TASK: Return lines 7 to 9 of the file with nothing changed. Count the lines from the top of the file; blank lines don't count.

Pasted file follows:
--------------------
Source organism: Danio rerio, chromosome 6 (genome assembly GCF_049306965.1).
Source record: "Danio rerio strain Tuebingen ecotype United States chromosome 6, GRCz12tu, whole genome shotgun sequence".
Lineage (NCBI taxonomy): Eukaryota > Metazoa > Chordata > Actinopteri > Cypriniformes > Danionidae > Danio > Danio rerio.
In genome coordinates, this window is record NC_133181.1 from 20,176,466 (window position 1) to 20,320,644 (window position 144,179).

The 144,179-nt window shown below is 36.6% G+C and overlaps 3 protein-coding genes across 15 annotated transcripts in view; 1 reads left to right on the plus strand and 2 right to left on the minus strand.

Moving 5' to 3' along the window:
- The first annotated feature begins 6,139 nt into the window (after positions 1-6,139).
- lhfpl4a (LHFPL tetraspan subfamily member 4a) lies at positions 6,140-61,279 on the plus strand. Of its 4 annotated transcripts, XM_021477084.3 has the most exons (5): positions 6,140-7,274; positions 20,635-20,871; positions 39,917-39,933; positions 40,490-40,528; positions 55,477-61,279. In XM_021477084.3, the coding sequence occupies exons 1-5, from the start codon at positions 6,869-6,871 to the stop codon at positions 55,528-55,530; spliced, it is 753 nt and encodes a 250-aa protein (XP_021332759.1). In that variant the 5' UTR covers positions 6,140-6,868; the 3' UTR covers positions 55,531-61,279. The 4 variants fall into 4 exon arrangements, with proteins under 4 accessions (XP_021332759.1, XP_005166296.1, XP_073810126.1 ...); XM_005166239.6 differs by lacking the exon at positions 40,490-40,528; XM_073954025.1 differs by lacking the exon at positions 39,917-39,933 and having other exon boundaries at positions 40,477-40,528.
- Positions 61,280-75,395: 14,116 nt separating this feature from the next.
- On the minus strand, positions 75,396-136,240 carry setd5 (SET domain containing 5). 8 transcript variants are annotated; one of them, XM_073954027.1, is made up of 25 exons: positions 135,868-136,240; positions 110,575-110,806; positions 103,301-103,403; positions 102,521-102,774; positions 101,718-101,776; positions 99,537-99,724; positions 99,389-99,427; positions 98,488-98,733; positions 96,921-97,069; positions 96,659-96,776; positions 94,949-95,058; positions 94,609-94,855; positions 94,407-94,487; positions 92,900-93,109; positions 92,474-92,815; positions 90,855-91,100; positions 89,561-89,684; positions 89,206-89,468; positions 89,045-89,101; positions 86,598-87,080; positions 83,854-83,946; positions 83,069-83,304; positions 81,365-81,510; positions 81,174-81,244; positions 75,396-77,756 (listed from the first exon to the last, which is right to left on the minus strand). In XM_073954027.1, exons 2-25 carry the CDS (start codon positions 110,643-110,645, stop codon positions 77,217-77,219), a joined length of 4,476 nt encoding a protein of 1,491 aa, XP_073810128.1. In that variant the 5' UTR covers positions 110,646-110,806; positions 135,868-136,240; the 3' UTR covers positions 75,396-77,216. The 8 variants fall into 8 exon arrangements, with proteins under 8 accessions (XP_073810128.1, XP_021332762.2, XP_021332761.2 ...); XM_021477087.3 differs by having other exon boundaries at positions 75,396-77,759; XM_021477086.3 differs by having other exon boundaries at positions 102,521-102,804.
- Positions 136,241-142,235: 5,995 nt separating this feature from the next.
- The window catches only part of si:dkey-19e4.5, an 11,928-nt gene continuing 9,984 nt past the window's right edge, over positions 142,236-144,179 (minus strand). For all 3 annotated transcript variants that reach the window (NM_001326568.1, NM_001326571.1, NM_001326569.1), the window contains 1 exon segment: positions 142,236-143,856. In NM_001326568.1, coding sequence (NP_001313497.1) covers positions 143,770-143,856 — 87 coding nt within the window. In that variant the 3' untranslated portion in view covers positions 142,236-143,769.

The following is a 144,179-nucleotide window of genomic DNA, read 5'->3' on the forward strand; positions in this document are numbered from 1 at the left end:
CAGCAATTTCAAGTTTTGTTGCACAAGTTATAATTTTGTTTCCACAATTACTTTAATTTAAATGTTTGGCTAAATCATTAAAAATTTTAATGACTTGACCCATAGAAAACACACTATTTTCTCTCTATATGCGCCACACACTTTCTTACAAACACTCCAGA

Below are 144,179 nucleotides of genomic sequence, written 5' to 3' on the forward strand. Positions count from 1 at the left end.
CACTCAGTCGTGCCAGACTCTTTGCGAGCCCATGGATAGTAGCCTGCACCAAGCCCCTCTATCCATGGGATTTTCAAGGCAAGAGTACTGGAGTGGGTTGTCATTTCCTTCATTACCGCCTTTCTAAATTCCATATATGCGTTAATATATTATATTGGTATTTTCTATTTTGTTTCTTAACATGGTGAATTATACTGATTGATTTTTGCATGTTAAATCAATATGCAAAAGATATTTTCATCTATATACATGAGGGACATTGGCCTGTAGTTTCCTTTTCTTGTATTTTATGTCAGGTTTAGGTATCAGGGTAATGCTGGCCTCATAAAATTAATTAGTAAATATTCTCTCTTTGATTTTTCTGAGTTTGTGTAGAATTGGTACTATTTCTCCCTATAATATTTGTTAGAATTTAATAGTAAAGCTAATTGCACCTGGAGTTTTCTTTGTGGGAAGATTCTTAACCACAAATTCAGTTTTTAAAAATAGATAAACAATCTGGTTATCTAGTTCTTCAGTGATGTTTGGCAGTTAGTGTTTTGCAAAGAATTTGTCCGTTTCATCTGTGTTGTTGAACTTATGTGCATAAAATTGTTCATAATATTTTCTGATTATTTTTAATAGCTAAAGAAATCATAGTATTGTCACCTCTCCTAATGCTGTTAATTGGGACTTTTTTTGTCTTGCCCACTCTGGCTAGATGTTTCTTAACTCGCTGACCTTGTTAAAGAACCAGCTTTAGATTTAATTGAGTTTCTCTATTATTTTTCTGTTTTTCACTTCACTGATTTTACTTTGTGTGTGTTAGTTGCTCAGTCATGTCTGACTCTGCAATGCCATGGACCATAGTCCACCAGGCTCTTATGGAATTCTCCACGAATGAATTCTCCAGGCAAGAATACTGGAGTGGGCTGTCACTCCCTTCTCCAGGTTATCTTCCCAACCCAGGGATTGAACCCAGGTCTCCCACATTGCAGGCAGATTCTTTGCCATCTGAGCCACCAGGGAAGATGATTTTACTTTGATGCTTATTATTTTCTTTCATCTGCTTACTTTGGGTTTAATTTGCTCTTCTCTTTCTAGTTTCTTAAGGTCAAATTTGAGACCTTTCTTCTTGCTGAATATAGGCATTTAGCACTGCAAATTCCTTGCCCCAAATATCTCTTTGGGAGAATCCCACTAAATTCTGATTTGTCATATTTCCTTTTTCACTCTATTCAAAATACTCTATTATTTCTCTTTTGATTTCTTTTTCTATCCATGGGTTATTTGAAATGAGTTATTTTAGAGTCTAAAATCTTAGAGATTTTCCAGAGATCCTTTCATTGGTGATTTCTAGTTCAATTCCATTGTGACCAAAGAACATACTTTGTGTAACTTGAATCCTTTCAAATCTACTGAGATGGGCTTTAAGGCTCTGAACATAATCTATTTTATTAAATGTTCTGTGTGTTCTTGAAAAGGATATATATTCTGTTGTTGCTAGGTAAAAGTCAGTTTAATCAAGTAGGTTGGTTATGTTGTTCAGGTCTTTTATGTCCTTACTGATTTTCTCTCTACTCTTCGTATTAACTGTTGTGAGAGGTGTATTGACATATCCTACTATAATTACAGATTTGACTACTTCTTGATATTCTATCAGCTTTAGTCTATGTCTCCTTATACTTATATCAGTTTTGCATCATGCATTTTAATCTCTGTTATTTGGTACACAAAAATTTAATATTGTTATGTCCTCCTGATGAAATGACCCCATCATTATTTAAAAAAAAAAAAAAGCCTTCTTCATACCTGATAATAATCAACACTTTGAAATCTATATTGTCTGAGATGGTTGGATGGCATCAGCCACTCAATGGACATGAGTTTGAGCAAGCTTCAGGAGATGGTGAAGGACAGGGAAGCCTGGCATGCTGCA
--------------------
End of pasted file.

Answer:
- The first annotated feature begins 6,139 nt into the window (after positions 1-6,139).
- lhfpl4a (LHFPL tetraspan subfamily member 4a) lies at positions 6,140-61,279 on the plus strand. Of its 4 annotated transcripts, XM_021477084.3 has the most exons (5): positions 6,140-7,274; positions 20,635-20,871; positions 39,917-39,933; positions 40,490-40,528; positions 55,477-61,279. In XM_021477084.3, the coding sequence occupies exons 1-5, from the start codon at positions 6,869-6,871 to the stop codon at positions 55,528-55,530; spliced, it is 753 nt and encodes a 250-aa protein (XP_021332759.1). In that variant the 5' UTR covers positions 6,140-6,868; the 3' UTR covers positions 55,531-61,279. The 4 variants fall into 4 exon arrangements, with proteins under 4 accessions (XP_021332759.1, XP_005166296.1, XP_073810126.1 ...); XM_005166239.6 differs by lacking the exon at positions 40,490-40,528; XM_073954025.1 differs by lacking the exon at positions 39,917-39,933 and having other exon boundaries at positions 40,477-40,528.
- Positions 61,280-75,395: 14,116 nt separating this feature from the next.